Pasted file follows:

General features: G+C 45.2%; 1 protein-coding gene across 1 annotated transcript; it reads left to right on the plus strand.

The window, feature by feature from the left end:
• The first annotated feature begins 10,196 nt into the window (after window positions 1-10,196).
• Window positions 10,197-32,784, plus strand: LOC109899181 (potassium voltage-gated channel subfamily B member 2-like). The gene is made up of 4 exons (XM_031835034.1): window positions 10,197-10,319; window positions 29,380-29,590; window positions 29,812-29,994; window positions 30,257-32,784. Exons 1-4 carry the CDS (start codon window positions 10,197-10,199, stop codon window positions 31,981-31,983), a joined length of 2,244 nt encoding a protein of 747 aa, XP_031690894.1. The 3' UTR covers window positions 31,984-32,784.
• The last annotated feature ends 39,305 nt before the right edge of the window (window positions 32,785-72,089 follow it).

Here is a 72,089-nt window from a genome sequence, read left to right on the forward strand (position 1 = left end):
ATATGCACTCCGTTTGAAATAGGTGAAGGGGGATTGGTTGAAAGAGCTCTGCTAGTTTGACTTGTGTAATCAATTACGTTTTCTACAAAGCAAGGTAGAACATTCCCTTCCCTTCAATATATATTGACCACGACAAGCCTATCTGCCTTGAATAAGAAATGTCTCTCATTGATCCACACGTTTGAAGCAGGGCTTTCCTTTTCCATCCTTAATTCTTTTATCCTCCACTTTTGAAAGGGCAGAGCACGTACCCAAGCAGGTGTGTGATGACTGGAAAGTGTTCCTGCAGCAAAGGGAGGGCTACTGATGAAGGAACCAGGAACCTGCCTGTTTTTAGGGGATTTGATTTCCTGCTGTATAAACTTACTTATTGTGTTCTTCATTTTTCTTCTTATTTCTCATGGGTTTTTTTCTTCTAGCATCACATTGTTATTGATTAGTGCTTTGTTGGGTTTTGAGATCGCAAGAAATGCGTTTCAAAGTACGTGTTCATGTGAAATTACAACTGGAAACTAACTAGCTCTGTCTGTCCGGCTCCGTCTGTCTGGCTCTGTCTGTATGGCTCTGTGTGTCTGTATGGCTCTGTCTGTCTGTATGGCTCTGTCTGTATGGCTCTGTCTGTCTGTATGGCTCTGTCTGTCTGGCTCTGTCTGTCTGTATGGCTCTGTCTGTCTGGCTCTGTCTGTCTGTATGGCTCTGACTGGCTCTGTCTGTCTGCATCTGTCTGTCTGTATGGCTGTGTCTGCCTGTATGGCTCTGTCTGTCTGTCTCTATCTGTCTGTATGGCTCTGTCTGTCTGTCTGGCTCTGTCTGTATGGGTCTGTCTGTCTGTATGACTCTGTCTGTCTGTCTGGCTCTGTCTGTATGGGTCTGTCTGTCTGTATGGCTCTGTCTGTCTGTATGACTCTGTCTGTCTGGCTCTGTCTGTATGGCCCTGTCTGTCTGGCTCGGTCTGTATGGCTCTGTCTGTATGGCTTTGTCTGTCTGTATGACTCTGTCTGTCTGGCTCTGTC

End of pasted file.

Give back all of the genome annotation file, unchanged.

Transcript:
General features: G+C 45.2%; 1 protein-coding gene across 1 annotated transcript; it reads left to right on the plus strand.

The window, feature by feature from the left end:
• The first annotated feature begins 10,196 nt into the window (after window positions 1-10,196).
• Window positions 10,197-32,784, plus strand: LOC109899181 (potassium voltage-gated channel subfamily B member 2-like). The gene is made up of 4 exons (XM_031835034.1): window positions 10,197-10,319; window positions 29,380-29,590; window positions 29,812-29,994; window positions 30,257-32,784. Exons 1-4 carry the CDS (start codon window positions 10,197-10,199, stop codon window positions 31,981-31,983), a joined length of 2,244 nt encoding a protein of 747 aa, XP_031690894.1. The 3' UTR covers window positions 31,984-32,784.
• The last annotated feature ends 39,305 nt before the right edge of the window (window positions 32,785-72,089 follow it).

Here is a 72,089-nt window from a genome sequence, read left to right on the forward strand (position 1 = left end):
ATATGCACTCCGTTTGAAATAGGTGAAGGGGGATTGGTTGAAAGAGCTCTGCTAGTTTGACTTGTGTAATCAATTACGTTTTCTACAAAGCAAGGTAGAACATTCCCTTCCCTTCAATATATATTGACCACGACAAGCCTATCTGCCTTGAATAAGAAATGTCTCTCATTGATCCACACGTTTGAAGCAGGGCTTTCCTTTTCCATCCTTAATTCTTTTATCCTCCACTTTTGAAAGGGCAGAGCACGTACCCAAGCAGGTGTGTGATGACTGGAAAGTGTTCCTGCAGCAAAGGGAGGGCTACTGATGAAGGAACCAGGAACCTGCCTGTTTTTAGGGGATTTGATTTCCTGCTGTATAAACTTACTTATTGTGTTCTTCATTTTTCTTCTTATTTCTCATGGGTTTTTTTCTTCTAGCATCACATTGTTATTGATTAGTGCTTTGTTGGGTTTTGAGATCGCAAGAAATGCGTTTCAAAGTACGTGTTCATGTGAAATTACAACTGGAAACTAACTAGCTCTGTCTGTCCGGCTCCGTCTGTCTGGCTCTGTCTGTATGGCTCTGTGTGTCTGTATGGCTCTGTCTGTCTGTATGGCTCTGTCTGTATGGCTCTGTCTGTCTGTATGGCTCTGTCTGTCTGGCTCTGTCTGTCTGTATGGCTCTGTCTGTCTGGCTCTGTCTGTCTGTATGGCTCTGACTGGCTCTGTCTGTCTGCATCTGTCTGTCTGTATGGCTGTGTCTGCCTGTATGGCTCTGTCTGTCTGTCTCTATCTGTCTGTATGGCTCTGTCTGTCTGTCTGGCTCTGTCTGTATGGGTCTGTCTGTCTGTATGACTCTGTCTGTCTGTCTGGCTCTGTCTGTATGGGTCTGTCTGTCTGTATGGCTCTGTCTGTCTGTATGACTCTGTCTGTCTGGCTCTGTCTGTATGGCCCTGTCTGTCTGGCTCGGTCTGTATGGCTCTGTCTGTATGGCTTTGTCTGTCTGTATGACTCTGTCTGTCTGGCTCTGTC